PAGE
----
Somalia’s president has issued an urgent plea for international help for wounded victims of devastating car bombings at the weekend that claimed the lives of 100 people.
Bulldozers were continuing to clear the blast site in the capital Mogadishu on Monday in the hunt for bodies feared trapped under the rubble.
Saturday’s attack, which also wounded more than 300 people, was claimed by the Al-Shabaab jihadist group and was the deadliest in the fragile Horn of Africa nation in five years.
“We appeal for the international community, Somali brothers, and other Muslim brothers and or partners to send doctors to Somalia to help the hospitals treat the wounded people,” President Hassan Sheikh Mohamud said in a statement Sunday.
He warned that the death toll could rise, as ill-equipped hospitals were swamped.
Somalia has one of the world’s weakest health systems after decades of conflict.
“We cannot airlift all these numbers of wounded people... anyone who can send us we request to send us,” said Mohamud, who himself has donated blood for the victims.
Prime Minister Hamza Abdi Barre has ordered schools closed so that students can take part in a national blood donation drive.
The World Health Organisation said on Sunday it was ready to help the government treat the injured and provide trauma care.
Al-Shabaab, an Islamist group linked to Al-Qaeda, claimed responsibility for the attack in which two cars packed with explosives blew up minutes apart near the city’s busy Zobe intersection, followed by gunfire.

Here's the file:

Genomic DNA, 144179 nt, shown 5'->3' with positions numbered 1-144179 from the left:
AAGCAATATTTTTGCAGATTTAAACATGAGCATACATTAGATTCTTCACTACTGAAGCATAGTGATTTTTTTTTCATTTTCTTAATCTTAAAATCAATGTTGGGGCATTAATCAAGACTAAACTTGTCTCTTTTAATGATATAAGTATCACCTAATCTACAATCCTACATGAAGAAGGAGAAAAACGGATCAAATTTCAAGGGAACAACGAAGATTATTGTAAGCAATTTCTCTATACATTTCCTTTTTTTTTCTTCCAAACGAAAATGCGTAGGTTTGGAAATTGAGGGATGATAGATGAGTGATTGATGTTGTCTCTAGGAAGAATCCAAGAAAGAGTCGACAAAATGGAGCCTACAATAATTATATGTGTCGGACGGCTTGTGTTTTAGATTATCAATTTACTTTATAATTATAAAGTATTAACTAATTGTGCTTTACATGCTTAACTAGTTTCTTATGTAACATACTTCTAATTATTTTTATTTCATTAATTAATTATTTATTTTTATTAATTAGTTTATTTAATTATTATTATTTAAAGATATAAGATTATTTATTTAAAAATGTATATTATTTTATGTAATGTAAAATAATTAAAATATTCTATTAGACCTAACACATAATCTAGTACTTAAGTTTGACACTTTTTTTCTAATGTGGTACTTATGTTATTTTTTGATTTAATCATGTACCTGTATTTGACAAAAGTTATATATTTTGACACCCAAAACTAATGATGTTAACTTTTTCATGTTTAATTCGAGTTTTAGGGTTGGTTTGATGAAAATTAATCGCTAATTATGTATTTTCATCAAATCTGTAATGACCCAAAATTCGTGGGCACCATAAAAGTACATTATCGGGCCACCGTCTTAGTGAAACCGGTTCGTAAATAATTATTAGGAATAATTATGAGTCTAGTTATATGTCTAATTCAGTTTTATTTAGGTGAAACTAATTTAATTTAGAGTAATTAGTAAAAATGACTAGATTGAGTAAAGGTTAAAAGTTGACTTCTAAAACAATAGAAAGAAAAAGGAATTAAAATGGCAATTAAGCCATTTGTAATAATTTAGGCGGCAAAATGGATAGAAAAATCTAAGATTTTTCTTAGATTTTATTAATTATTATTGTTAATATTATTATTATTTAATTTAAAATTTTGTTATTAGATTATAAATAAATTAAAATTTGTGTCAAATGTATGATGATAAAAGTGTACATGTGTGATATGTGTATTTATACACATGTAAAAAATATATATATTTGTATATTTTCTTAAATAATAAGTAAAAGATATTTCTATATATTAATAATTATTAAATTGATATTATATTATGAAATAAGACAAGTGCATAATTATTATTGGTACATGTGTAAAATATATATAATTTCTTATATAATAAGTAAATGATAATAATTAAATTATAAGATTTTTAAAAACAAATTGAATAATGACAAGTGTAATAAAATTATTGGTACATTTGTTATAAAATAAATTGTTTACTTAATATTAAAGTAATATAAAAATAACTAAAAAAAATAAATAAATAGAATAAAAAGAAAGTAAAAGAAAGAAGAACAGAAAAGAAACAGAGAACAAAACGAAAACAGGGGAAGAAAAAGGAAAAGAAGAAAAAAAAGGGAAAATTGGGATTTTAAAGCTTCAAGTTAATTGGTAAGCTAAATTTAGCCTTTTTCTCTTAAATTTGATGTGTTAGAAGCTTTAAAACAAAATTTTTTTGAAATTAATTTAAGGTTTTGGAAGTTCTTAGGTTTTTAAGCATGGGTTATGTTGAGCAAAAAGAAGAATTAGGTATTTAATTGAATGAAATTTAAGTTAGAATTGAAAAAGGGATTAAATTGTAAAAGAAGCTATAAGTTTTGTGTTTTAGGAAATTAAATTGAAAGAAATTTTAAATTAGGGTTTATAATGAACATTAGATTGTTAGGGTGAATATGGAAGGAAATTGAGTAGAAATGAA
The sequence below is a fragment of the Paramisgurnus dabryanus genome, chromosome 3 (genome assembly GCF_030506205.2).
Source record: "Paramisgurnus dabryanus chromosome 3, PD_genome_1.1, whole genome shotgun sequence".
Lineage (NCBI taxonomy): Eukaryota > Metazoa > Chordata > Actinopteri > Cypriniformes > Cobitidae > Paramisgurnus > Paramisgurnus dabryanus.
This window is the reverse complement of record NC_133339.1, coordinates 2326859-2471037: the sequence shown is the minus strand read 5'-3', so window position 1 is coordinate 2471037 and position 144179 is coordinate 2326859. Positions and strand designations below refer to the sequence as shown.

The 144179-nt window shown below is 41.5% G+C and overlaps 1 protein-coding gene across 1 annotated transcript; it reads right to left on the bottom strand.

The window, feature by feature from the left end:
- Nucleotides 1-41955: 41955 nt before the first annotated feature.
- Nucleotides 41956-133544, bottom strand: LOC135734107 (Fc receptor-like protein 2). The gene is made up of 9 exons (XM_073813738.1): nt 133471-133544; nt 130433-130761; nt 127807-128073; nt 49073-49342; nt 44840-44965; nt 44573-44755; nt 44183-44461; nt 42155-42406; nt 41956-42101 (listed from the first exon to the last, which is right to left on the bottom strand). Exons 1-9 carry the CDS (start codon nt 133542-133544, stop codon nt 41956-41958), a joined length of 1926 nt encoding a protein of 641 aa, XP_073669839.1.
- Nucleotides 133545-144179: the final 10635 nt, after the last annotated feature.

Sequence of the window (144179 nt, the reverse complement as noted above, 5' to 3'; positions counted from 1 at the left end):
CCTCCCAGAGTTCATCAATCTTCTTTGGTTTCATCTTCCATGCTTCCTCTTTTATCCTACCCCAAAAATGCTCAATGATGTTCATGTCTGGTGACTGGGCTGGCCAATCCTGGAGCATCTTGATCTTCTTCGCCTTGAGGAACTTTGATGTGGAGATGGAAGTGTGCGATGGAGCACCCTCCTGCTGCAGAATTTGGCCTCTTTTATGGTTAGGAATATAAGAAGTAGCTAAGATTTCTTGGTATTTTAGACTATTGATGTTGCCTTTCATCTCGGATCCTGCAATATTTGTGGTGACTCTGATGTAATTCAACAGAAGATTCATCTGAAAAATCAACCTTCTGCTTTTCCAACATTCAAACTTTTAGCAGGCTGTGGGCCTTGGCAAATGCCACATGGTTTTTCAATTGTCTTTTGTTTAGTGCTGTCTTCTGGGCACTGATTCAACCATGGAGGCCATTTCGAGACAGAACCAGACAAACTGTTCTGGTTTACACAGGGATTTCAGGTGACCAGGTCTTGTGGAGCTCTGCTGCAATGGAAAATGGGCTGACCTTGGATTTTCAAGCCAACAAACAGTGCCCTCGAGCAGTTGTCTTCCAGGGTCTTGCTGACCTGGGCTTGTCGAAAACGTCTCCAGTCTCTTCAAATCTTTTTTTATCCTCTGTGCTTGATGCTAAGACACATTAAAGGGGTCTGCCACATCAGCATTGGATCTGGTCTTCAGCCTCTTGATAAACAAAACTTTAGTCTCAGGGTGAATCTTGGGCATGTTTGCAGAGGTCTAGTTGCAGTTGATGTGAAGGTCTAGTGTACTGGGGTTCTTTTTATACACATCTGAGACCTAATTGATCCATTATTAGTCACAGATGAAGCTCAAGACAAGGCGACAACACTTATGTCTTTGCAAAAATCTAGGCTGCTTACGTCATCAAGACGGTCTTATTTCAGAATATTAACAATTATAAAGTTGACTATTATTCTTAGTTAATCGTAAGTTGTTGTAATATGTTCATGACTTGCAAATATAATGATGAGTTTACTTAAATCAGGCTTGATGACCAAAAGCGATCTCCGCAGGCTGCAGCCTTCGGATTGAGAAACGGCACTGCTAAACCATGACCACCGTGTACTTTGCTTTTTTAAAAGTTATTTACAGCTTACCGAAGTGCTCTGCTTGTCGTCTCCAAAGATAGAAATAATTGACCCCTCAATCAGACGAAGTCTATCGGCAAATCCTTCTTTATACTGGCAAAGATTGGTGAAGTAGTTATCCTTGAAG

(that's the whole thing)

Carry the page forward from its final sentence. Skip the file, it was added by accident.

It said in a statement it had targeted the country’s ministry of education.
The explosions tore through walls and shattered windows of nearby buildings, sending shrapnel flying and plumes of smoke and dust into the air.
Ali Yare Ali, a local government official in Mogadishu, told reporters that between seven and nine bodies were suspected to be under the rubble of buildings destroyed by the blasts.
Somalia’s allies denounced the bombings, with the United States, the United Nations and the African Union among those issuing messages of support.
The attack tests the government’s ability to secure the conflict-weary nation, including the capital of nearly 2.5 million people.
“The Somali nation and these terrorists are at war, as I speak now, there is fighting ongoing in many parts of the country,” Mohamud said Sunday.
“We are at war with them, and we are killing each other.”
The attack took place at the same busy junction where a truck packed with explosives blew up on October 14, 2017, killing 512 people and injuring more than 290, the deadliest attack in Somalia.
Al-Shabaab fighters have stepped up their attacks in Somalia since Mohamud was elected in May and vowed an “all-out-war” on the Islamists.
The insurgents have been seeking to overthrow the fragile foreign-backed government in Mogadishu for about 15 years.
Al-Shabaab fighters were driven out of the capital in 2011 by an African Union force but the group still controls swathes of countryside and continues to wage deadly strikes on civilian, political and military targets.